- Precipitins and sputum culture in patients with asthma and bronchiectasis to rule out an allergic pulmonary aspergillosis which is a lung disease caused by a fungus called Aspergillus.
- Levels of alpha-1 antitrypsin in blood is measured.
- Bronchial biopsy to rule out other lung diseases.
Treatment of bronchiectasis aims to control bronchial infections and secretions, relieve airway obstruction and prevent possible complications that may occur.
The two most important measures in the treatment of bronchiectasis are respiratory physiotherapy and antibiotics.
Respiratory physiotherapy: its main objective is to eliminate respiratory secretions, reduce airway resistance, reduce respiratory effort, improve gas exchange, increase exercise tolerance and improve quality of life. There are passive techniques which are performed by a physiotherapist and there are active techniques which are performed by the patient without help from another person by using mechanical devices or not. Some of the most used techniques are:
- Postural drainage: the purpose of this measure is to mobilize the secretions with the help of gravity to be able to expel them to the outside. The position that the patient should adopt depends on the location of the lesion. In addition, expectorants or mucolytics of various types can be used (mucolytics are substances that decrease the viscosity of mucus and phlegm, fluidizing them and facilitating their expulsion).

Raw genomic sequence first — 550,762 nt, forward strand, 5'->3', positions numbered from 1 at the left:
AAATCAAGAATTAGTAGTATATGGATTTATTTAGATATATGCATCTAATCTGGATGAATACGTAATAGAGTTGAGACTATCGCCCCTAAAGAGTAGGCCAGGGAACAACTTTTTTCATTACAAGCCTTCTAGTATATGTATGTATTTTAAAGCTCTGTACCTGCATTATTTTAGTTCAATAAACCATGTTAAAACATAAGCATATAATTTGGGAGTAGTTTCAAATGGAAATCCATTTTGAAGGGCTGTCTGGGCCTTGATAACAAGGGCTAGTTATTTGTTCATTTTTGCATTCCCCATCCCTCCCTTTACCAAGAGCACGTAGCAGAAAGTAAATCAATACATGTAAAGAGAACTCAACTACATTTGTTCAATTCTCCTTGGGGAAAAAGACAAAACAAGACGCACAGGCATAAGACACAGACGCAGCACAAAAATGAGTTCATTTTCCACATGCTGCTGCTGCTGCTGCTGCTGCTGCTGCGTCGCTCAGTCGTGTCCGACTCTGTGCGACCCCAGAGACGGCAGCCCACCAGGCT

- Thoracic expansion exercises: Respiratory boosters may be used for thoracic expansion exercises. If they can not be achieved, you can use more everyday objects like balloons.
- Thoracic Percussion: Consists of repeated tapping with the fingertips (in infants) or hollow hand (in older children and adults) on the different areas of the chest to help mobilize the secretions. This measure is combined with postural drainage.
Antibiotics: Antibiotic are currently only used in crises of worsening symptoms. The most commonly used antibiotics are amoxicillin-clavulanic and cephalosporins such as ceftriaxone. Sometimes it takes up to three weeks of treatment for adequate control of the disease. Bronchodilators (generally used in the form of aerosols) are indicated to treat bronchial reactivity.
Surgery:This is performed only when bronchiectasis is well localized and difficult to control,cause haemoptysis (coughing up of blood) and when there is frequent and repetitive pneumonia. Another surgical option in some patients is lung transplantation.
As a summary it can be said that the treatment of bronchiectasis is based on the following actions:
- Treatment of the cause if this is known
- Treatment of colonization or infection of the bronchi by microorganisms that can cause disease
- Treatment of respiratory secretions (respiratory and mucolytic physiotherapy)
- Treatment of complications (hemoptysis, respiratory failure and mucous plugs)
- If it is necessary, surgical intervention (surgery or lung transplantation)